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the semantic web a gide to the future of XML, Web Services and Knowledge Management - Daconta M,C.

Daconta M,C. the semantic web a gide to the future of XML, Web Services and Knowledge Management - Wiley publishing , 2003. - 304 p.
ISBN 0-471-43257-1
Download (direct link): thesemanticwebguideto2003.pdf
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Figure 5.4 Graph of N3 notation.
IsaViz is copyrighted by the W3C. All Rights Reserved.
Other RDF Features
The rest of the features of RDF assist in increasing the composeability of statements. Two main categories of features do this: a simple container model and reification (making statements about statements). The container model allows groups of resources or values. Reification allows higher-level statements to capture knowledge about other statements. Both of these features add some complexity to RDF, so we will demonstrate them with basic examples.
We need a container to model the sentence "The people at the meeting were Joe, Bob, Susan, and Ralph." To do this in RDF, we create a container, called a bag, for the objects in the statement, as shown in Listing 5.3.
xmlns:ex=’’ xmlns:rdf=’’> <rdf:Description rdf:about='ex:meeting'>
<rdf:Bag rdf:ID=npeoplen>
<rdf:li rdf:resource=’ex:Joe’/>
<rdf:li rdf:resource='ex:Bob'/>
<rdf:li rdf:resource=’ex:Susan’/>
<rdf:li rdf:resource=’ex:Ralph’/>
Listing 5.3 An RDF bag container.
Understanding the Resource Description Framework
In Listing 5.3 we see one rdf:Description element (one subject), one predicate (attendees), and an object, which is a bag (or collection) of resources. A bag is an unordered collection where each element of the bag is referred to by an rdf:li or "list item" element. Figure 5.5 graphs the RDF in Listing 5.3.
Figure 5.5 nicely demonstrates that the "meeting" is "attended" by "people" and that people is a type of bag. The members of the bag are specially labeled as a member with an rdf:_# predicate. RDF containers are different than XML containers in that they are explicit. This is the same case as relations between elements, which are also implicit in XML, whereas such relations (synonymous with predicates) are explicit in RDF. This explicit modeling of containers and relations is an effort to remove ambiguity from our models so that computers can act reliably in our behalf. On the downside, such explicit modeling is harder than the implicit modeling in XML documents. This has had an effect on adoption, as discussed in the next section.
Three types of RDF containers are available to group resources or literals:
Bag. An rdf:bag element is used to denote an unordered collection. Duplicates are allowed in the collection. An example of when to use a bag would be when all members of the collection are processed the same without concern for order.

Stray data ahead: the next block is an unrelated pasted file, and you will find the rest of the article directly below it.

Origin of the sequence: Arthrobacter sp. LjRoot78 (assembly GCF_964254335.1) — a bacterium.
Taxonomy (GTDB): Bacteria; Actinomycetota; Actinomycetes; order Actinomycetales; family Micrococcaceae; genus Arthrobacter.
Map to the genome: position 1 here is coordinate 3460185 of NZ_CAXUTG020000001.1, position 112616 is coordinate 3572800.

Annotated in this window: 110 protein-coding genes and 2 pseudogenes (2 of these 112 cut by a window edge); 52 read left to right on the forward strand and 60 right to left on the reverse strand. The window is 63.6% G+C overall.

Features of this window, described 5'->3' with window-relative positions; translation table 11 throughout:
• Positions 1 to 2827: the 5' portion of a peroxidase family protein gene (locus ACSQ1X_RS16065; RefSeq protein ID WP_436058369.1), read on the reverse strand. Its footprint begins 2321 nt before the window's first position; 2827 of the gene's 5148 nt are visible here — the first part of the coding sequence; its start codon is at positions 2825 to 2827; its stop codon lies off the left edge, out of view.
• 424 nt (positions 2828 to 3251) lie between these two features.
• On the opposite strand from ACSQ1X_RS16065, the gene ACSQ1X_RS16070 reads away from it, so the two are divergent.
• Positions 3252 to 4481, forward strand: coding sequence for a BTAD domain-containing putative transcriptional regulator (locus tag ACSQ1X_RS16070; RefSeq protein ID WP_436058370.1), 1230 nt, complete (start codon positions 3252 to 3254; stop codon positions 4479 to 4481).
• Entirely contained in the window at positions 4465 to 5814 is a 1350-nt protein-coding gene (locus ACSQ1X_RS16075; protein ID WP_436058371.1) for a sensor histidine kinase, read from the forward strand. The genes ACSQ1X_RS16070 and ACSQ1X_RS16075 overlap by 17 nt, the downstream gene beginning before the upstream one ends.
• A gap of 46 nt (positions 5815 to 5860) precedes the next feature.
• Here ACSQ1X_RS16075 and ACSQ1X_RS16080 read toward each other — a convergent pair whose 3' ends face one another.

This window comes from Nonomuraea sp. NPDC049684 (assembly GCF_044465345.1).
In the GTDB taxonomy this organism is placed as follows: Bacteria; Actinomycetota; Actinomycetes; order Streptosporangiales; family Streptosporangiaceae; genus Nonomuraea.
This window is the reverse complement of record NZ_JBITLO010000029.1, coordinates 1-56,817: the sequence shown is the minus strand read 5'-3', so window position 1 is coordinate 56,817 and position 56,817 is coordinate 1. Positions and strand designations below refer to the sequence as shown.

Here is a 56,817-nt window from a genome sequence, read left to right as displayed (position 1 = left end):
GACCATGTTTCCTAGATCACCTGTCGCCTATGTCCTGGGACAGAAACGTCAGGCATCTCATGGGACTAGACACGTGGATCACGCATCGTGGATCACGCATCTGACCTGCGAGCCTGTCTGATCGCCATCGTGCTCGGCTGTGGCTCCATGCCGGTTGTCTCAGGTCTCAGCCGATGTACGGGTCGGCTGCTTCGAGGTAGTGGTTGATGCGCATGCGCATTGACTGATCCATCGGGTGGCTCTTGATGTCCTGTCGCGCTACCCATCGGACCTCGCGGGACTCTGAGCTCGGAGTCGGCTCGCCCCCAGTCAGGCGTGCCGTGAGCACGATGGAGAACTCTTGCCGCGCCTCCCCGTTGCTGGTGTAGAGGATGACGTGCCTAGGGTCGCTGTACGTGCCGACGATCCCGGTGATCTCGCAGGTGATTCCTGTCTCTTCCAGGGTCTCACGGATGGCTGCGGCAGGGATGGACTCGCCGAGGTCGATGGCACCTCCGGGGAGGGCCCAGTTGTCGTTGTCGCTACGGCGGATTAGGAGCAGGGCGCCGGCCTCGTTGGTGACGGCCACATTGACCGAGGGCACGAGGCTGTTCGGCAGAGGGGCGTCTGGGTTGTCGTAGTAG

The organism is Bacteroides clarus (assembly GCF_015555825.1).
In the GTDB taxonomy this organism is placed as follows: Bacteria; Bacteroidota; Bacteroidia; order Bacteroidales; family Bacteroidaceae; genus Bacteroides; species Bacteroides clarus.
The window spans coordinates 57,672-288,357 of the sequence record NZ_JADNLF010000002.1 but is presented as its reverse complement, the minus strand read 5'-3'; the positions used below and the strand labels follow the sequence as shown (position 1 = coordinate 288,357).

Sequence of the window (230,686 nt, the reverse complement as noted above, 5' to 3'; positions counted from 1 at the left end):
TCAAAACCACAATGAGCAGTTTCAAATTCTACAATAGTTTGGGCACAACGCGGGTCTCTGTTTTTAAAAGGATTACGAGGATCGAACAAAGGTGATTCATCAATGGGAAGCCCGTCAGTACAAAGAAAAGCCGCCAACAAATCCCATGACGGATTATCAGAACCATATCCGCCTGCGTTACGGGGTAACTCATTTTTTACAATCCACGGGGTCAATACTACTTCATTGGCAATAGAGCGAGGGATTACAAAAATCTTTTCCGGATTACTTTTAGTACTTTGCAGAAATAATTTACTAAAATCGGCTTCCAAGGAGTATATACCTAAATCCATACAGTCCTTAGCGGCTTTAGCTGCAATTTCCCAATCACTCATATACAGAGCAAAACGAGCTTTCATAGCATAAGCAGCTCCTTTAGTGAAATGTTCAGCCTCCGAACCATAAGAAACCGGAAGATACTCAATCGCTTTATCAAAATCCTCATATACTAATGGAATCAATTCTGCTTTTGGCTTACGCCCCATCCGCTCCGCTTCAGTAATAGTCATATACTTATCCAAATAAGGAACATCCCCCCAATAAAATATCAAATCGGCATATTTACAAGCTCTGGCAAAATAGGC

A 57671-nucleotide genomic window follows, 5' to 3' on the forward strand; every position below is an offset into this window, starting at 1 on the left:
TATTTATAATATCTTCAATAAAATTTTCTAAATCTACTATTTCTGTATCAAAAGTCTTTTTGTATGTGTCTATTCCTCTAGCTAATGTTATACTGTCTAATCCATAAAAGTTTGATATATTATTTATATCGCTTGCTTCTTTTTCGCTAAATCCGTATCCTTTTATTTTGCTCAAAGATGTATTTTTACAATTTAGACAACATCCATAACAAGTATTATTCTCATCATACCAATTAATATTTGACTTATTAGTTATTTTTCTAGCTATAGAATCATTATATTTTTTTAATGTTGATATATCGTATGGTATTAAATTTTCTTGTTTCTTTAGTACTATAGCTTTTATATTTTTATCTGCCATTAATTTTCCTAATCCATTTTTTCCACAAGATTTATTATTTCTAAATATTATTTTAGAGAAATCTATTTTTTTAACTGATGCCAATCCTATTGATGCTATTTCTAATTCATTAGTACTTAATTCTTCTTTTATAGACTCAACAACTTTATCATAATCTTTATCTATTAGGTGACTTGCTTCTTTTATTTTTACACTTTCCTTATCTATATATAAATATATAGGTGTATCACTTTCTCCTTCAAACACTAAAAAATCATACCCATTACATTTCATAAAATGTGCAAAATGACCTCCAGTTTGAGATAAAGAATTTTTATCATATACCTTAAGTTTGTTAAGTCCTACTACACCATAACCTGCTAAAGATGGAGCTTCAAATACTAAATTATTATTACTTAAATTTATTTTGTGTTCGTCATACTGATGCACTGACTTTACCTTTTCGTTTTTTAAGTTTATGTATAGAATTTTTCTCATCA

Sequence. An rdf:seq element is used to denote an ordered collection (a "sequence" of elements). Duplicates are allowed in the collection. One reason to use a sequence would be to preserve the alphabetical order of elements. Another example would be to process items in the order in which items were added to the document.
Alternate. An rdf:alt element is used to denote a choice of multiple values or resources. This is referred to as a choice in XML. Some examples would be a choice of image formats (JPEG, GIF, BMP) or a choice of makes and models, or any time you wish to constrain a value to a limited set of legal values.
Now that we have added the idea of collections to our statements, we need a way to make statements either about the collection or about individual members of the collection. You can make statements about the collection by attaching an rdf:ID attribute to the container. Making statements about the individual members is the same as making any other statement by simply referring to the resource in the collection as the object of your statement.
1 -LSJxJ
+ ex:attendees rdf typ* ( rdf Bag 1 «if. 3 “X - rdt 2
» «x.Bob J \idf :_A

Figure 5.5 Graph of an RDF bag.
IsaViz is copyrighted by the W3C. All Rights Reserved.
While containers affect the modeling of a single statement (for example, an object becoming a collection of values), reification allows you to treat a statement as the object of another statement. This is often referred to as "making statements about statements" and is called reification. Listing 5.4 shows a simple example of reification.
©prefix : <>.
©prefix earl: <>.
©prefix rdf: <>.
©prefix dc: <>.
:Jane earl:asserts
[ rdf:subject :MyPage;
rdf:predicate earl:passes; rdf:object "Accessibility Tests" ]; earl:email <>; earl:name "Jane Jones".
a earl:WebContent;
dc:creator <>.
Chapter 5
Listing 5.4 N3 example of reification.
Understanding the Resource Description Framework
Listing 5.4 demonstrates (in N3 notation) that Jane has tested Mary's Web page and asserts that it passes the accessibility tests. The key part relating to reification is the statement with explicit subject, predicate, and object parts that are the object of "asserts." Listing 5.5 shows the same example in RDF:
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